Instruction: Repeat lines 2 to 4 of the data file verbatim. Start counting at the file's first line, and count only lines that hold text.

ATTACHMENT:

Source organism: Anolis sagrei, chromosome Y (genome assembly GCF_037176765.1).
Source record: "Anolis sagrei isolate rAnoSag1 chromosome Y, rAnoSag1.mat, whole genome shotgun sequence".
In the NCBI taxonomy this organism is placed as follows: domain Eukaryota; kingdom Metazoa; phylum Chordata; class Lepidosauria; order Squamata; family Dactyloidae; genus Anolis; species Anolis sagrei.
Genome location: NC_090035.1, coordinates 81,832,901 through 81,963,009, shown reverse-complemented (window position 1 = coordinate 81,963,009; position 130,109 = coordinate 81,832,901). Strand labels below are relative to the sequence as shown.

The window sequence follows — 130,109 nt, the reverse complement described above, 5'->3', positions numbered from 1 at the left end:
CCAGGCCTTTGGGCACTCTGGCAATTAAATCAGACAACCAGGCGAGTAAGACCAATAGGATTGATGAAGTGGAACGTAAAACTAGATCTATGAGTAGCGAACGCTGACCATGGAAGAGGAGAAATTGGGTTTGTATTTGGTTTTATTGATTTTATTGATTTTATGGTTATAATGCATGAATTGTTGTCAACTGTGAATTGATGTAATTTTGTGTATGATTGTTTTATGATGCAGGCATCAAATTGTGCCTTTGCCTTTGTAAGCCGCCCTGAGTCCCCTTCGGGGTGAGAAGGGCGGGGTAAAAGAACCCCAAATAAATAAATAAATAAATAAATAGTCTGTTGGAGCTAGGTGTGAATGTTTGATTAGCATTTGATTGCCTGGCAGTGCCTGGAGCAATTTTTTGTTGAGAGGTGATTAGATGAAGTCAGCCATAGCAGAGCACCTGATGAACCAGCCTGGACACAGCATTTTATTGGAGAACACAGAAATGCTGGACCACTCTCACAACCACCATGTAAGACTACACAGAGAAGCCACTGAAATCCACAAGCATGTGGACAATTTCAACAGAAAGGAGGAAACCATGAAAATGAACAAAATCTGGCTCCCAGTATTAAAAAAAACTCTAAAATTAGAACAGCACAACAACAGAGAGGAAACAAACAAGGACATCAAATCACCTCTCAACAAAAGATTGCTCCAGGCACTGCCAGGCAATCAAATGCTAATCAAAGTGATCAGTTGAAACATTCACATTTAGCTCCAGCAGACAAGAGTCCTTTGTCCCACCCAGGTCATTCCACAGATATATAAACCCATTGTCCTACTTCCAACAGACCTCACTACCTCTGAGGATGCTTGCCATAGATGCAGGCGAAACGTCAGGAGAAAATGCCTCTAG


Source record: "Anolis sagrei isolate rAnoSag1 chromosome Y, rAnoSag1.mat, whole genome shotgun sequence".
In the NCBI taxonomy this organism is placed as follows: domain Eukaryota; kingdom Metazoa; phylum Chordata; class Lepidosauria; order Squamata; family Dactyloidae; genus Anolis; species Anolis sagrei.
Genome location: NC_090035.1, coordinates 81,832,901 through 81,963,009, shown reverse-complemented (window position 1 = coordinate 81,963,009; position 130,109 = coordinate 81,832,901). Strand labels below are relative to the sequence as shown.